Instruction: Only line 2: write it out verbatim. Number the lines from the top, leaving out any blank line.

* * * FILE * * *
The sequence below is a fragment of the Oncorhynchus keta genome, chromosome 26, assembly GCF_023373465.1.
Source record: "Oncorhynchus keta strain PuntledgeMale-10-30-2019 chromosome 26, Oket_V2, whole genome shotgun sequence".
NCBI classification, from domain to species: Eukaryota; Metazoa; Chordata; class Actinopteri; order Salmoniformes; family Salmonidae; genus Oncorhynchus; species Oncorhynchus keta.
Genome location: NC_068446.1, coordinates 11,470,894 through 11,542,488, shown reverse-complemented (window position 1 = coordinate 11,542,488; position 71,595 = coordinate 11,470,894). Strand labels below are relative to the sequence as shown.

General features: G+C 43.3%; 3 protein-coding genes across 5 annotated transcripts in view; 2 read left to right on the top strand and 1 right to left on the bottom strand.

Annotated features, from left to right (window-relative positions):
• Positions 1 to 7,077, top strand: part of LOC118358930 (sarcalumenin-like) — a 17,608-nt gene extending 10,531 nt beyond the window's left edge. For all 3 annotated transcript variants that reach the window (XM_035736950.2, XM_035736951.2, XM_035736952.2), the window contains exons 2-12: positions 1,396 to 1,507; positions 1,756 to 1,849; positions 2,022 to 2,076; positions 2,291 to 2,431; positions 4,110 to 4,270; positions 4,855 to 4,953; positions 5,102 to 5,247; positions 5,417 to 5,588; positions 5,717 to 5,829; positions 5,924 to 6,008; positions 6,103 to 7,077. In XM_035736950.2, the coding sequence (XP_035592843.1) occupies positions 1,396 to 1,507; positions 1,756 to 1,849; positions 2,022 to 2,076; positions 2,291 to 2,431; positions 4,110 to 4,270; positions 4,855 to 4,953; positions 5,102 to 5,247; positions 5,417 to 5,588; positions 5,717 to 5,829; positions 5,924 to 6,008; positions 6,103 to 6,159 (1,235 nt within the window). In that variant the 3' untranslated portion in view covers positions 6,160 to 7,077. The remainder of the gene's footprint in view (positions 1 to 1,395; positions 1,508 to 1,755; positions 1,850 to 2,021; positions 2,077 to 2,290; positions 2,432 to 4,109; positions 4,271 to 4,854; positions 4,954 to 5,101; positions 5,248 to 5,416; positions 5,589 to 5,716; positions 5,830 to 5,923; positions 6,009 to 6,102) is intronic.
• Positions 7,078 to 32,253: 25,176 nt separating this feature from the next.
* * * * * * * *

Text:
Source record: "Oncorhynchus keta strain PuntledgeMale-10-30-2019 chromosome 26, Oket_V2, whole genome shotgun sequence".